He also points to a specific case law — Stanley v. University of Southern California — that is often used to justify paying the coaches for men’s teams more than their women’s team counterparts, in part because the men’s game generates far more revenue.
Economist Andy Schwartz also cites the pay disparity between coaches for men’s teams and women’s teams when discussing why it’s a myth that paying players would be a violation of Title IX.
Additionally, Schwartz looked into the Title IX regulation that says that scholarships and money spent on men’s and women’s sports must be proportional to the general populations of men and women on campus, within one percent. He analyzed data from the 2009-2010 season, and found 22 of 73 schools with top athletic programs had more women than men on campus, yet all 73 spent more on men’s sports than women’s sports, and all but three of those schools with football programs spent more on men’s scholarships than women’s scholarships. Overall, when looking at the percentage of sports scholarships in relationship to the percentage of the student population, Schwartz found that 61 of the 73 major sports programs violated the “theoretical requirements” of Title IX.
“From this, I conclude that in practice, Title IX does not actually mean that colleges spend the same on men’s and women’s sports – not at the program level, not at the individual athlete level, not at the aggregate scholarship level, and not even with a one-percent cushion relative to participation ratios,” Schwartz says.
In other words, if you extrapolate from the way Title IX is currently applied, there is no reason to believe that the regulation would require schools to bend over backwards to pay the exact same dollar amount to men’s and women’s sports. The free market would still be allowed to reign. The NCAA could implement a tiered system based on sports and revenue, or even based on achieving some sort of competitive milestones. The possibilities are endless!
Investing in women’s sports is good for all
For argument’s sake, let’s pretend that ending amateurism does lead to a stricter implementation of Title IX, and athletic departments are required to pay female athletes one dollar for every dollar they pay male athletes.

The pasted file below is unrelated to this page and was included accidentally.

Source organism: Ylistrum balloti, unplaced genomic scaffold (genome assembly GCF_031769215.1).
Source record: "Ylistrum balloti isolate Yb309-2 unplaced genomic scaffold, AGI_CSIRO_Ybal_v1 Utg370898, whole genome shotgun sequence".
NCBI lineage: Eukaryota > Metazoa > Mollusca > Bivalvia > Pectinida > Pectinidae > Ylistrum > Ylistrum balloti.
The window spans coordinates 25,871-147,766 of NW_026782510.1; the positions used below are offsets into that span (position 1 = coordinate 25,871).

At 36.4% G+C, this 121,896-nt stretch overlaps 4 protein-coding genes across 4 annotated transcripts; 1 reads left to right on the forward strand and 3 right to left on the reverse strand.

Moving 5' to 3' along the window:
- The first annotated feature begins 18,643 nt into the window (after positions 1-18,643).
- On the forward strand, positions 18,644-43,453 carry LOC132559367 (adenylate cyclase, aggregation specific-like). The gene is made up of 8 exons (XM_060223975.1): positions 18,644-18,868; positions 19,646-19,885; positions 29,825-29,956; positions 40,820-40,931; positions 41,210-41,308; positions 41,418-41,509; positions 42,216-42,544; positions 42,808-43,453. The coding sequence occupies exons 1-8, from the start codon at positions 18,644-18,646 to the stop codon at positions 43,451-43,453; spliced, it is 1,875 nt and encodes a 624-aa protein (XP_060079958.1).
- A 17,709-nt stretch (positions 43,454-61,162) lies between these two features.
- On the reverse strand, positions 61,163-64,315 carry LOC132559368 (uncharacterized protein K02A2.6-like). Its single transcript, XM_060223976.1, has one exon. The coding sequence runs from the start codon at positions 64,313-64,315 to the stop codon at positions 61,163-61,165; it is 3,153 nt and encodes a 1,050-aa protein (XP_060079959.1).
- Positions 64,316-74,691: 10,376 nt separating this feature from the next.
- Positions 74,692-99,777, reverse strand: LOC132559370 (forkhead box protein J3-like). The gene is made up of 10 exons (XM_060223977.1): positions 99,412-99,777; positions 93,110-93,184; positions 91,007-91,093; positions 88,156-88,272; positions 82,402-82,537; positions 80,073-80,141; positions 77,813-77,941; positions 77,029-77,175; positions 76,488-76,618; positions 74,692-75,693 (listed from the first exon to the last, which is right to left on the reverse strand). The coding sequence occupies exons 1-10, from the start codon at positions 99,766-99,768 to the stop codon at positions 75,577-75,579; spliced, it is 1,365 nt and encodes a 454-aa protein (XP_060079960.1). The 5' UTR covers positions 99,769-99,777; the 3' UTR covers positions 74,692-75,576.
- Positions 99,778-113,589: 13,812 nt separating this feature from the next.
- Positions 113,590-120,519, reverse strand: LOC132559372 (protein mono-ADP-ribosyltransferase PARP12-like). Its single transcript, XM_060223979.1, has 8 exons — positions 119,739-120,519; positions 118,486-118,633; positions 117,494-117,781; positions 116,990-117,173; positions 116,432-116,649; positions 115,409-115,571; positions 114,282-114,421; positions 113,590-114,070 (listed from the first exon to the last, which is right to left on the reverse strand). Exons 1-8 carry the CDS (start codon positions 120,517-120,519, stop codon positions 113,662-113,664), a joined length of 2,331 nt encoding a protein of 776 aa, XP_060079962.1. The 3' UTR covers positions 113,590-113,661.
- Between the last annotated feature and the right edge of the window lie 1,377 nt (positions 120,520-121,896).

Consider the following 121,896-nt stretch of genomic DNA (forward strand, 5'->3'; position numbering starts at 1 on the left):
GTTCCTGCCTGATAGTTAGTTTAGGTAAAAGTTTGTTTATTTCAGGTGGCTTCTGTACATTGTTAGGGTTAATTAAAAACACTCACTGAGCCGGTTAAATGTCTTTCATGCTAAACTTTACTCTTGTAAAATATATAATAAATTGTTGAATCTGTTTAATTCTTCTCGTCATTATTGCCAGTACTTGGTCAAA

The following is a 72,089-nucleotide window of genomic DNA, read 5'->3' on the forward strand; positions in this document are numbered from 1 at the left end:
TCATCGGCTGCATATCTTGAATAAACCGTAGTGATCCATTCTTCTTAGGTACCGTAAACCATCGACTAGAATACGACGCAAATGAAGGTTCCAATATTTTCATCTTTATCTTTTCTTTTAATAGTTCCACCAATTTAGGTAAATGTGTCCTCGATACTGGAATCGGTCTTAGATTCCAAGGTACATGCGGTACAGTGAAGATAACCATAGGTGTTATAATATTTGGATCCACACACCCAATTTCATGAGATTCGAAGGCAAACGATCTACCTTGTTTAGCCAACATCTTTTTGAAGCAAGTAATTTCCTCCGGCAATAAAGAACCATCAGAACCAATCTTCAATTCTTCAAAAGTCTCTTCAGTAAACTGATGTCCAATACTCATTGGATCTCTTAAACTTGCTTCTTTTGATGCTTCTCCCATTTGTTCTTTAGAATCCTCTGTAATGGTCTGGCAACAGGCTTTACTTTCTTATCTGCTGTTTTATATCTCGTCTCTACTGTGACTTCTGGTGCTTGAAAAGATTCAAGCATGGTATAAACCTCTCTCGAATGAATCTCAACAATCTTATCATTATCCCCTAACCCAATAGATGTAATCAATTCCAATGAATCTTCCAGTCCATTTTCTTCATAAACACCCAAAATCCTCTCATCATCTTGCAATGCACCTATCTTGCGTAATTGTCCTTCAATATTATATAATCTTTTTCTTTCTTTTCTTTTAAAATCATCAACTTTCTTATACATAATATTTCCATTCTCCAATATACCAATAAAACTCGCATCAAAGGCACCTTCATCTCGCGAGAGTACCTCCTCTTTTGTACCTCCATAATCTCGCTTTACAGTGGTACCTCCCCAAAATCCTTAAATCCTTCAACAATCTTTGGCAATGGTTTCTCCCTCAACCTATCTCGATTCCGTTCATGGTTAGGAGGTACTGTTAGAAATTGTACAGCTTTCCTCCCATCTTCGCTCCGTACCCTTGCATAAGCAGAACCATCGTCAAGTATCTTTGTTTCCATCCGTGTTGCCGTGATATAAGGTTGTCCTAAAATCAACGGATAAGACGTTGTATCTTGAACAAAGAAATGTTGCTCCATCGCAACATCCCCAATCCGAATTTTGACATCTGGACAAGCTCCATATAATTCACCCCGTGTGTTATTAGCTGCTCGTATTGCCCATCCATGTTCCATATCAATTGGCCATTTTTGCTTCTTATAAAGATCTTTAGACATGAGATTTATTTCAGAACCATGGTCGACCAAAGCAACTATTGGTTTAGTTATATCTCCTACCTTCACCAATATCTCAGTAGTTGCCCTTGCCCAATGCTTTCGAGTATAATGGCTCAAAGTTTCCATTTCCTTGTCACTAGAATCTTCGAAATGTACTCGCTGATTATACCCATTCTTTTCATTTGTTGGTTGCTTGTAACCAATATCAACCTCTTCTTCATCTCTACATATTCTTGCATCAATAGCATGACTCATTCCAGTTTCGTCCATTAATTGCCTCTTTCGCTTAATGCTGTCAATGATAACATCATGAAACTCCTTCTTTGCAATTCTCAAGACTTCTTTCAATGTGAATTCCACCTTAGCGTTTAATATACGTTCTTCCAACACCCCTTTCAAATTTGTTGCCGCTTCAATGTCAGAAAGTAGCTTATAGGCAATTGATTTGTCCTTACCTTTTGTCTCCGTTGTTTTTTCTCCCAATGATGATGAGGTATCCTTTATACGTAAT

Well, okay! That’s great! Let’s do it!
It honestly doesn’t have to be that hard. Ed O’Bannon, a member of the 1995 UCLA national championship team and author of Court Justice: The Inside Story of My Battle Against the NCAA with Michael McCann, is among those who advocates for every athlete to make the exact same amount — a fixed payment that will go to the starting quarterback on the football team and the benchwarmer on the women’s water polo team. In that case, the university would know exactly how much to budget each year for athletes, so it could work on nailing down its other costs. Finding funds for such a plan could involve reducing exorbitant coaches salaries, not splurging for that state-of-the-art remodel, or slashing some of the recruiting budgets. But it would not be impossible.
If you prefer more of a free-market system, then things get more complicated, but only slightly. Let’s say the only way to sign that 5-star point guard recruit you think will take your program to the men’s basketball national championship is to offer him $100,000. That would mean you would also have to spend $100,000 on women’s teams in order appease Title IX guidelines. Great! You could spend $50,000 to recruit the star women’s tennis player who is considering whether to turn pro or go to college. You could go after the McDonald’s All-American women’s basketball center, or even an Olympic gymnast who is considering college before turning pro.
Of course, while it might be easy for a program to recoup its $100,000 investment on the quarterback thanks to a multi-million dollar television contract, that same program might have a women’s basketball team that only attracts about 3,000 fans per game and hasn’t made the NCAA tournament in 10 years. So, paying top athletes on both teams might seem unfair. However, now that you’ve spent money on that star player, the team might win more, which would attract more fans and more money. And that second $100,000 investment in the women’s basketball team might also push the marketing department in the athletics department to promote the women’s team some more and get the All-American on the local news stations, or even do more cross-promotions between the women’s basketball team and the men’s basketball team.
Women’s sports are often stuck in a dead zone between the chicken (investment) and egg (interest). A strict enforcement of Title IX that coincides with paying players could be the best thing that could happen to women’s sports — I bet programs would magically have an interest in promoting women’s sports and paying female athletes if the viability of their football program depended on it.